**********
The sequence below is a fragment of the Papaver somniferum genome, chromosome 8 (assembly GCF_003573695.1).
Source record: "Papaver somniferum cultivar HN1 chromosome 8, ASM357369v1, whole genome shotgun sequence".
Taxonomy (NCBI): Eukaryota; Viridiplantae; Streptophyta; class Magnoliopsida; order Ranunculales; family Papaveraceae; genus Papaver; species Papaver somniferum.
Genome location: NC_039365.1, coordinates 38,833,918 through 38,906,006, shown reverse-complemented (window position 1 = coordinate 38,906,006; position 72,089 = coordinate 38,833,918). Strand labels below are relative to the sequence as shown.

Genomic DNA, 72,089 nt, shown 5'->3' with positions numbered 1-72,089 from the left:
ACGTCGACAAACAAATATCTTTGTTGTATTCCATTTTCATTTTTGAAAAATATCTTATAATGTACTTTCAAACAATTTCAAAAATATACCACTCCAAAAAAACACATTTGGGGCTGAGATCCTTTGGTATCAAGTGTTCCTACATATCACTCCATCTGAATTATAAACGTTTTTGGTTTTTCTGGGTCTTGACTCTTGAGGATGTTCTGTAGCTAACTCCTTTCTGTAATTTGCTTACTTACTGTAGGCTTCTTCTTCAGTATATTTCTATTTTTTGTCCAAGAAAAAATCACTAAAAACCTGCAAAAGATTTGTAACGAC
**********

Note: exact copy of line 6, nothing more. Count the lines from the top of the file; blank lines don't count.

ACGTCGACAAACAAATATCTTTGTTGTATTCCATTTTCATTTTTGAAAAATATCTTATAATGTACTTTCAAACAATTTCAAAAATATACCACTCCAAAAAAACACATTTGGGGCTGAGATCCTTTGGTATCAAGTGTTCCTACATATCACTCCATCTGAATTATAAACGTTTTTGGTTTTTCTGGGTCTTGACTCTTGAGGATGTTCTGTAGCTAACTCCTTTCTGTAATTTGCTTACTTACTGTAGGCTTCTTCTTCAGTATATTTCTATTTTTTGTCCAAGAAAAAATCACTAAAAACCTGCAAAAGATTTGTAACGAC